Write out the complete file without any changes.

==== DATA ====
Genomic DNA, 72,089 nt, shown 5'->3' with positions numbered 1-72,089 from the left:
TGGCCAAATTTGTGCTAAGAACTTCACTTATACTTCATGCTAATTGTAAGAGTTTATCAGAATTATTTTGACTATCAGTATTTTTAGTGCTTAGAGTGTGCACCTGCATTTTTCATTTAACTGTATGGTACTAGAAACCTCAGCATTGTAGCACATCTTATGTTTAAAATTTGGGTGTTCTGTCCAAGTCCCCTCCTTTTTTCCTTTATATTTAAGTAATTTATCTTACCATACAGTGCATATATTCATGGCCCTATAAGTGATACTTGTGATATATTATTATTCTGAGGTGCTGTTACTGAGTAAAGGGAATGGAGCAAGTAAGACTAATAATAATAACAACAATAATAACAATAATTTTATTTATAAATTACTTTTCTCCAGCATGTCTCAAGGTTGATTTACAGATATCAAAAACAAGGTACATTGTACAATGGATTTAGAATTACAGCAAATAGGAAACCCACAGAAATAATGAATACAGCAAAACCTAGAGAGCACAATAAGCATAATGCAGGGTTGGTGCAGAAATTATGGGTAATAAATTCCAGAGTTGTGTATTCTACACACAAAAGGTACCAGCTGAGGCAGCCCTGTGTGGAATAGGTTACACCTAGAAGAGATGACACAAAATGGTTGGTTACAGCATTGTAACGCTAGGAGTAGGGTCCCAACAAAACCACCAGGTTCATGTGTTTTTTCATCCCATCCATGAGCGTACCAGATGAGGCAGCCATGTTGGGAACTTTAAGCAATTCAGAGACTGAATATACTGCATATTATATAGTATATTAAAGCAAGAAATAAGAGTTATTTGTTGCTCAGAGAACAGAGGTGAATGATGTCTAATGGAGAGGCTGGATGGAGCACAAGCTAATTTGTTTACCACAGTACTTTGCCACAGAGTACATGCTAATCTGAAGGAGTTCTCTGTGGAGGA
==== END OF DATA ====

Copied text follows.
Genomic DNA, 72,089 nt, shown 5'->3' with positions numbered 1-72,089 from the left:
TGGCCAAATTTGTGCTAAGAACTTCACTTATACTTCATGCTAATTGTAAGAGTTTATCAGAATTATTTTGACTATCAGTATTTTTAGTGCTTAGAGTGTGCACCTGCATTTTTCATTTAACTGTATGGTACTAGAAACCTCAGCATTGTAGCACATCTTATGTTTAAAATTTGGGTGTTCTGTCCAAGTCCCCTCCTTTTTTCCTTTATATTTAAGTAATTTATCTTACCATACAGTGCATATATTCATGGCCCTATAAGTGATACTTGTGATATATTATTATTCTGAGGTGCTGTTACTGAGTAAAGGGAATGGAGCAAGTAAGACTAATAATAATAACAACAATAATAACAATAATTTTATTTATAAATTACTTTTCTCCAGCATGTCTCAAGGTTGATTTACAGATATCAAAAACAAGGTACATTGTACAATGGATTTAGAATTACAGCAAATAGGAAACCCACAGAAATAATGAATACAGCAAAACCTAGAGAGCACAATAAGCATAATGCAGGGTTGGTGCAGAAATTATGGGTAATAAATTCCAGAGTTGTGTATTCTACACACAAAAGGTACCAGCTGAGGCAGCCCTGTGTGGAATAGGTTACACCTAGAAGAGATGACACAAAATGGTTGGTTACAGCATTGTAACGCTAGGAGTAGGGTCCCAACAAAACCACCAGGTTCATGTGTTTTTTCATCCCATCCATGAGCGTACCAGATGAGGCAGCCATGTTGGGAACTTTAAGCAATTCAGAGACTGAATATACTGCATATTATATAGTATATTAAAGCAAGAAATAAGAGTTATTTGTTGCTCAGAGAACAGAGGTGAATGATGTCTAATGGAGAGGCTGGATGGAGCACAAGCTAATTTGTTTACCACAGTACTTTGCCACAGAGTACATGCTAATCTGAAGGAGTTCTCTGTGGAGGA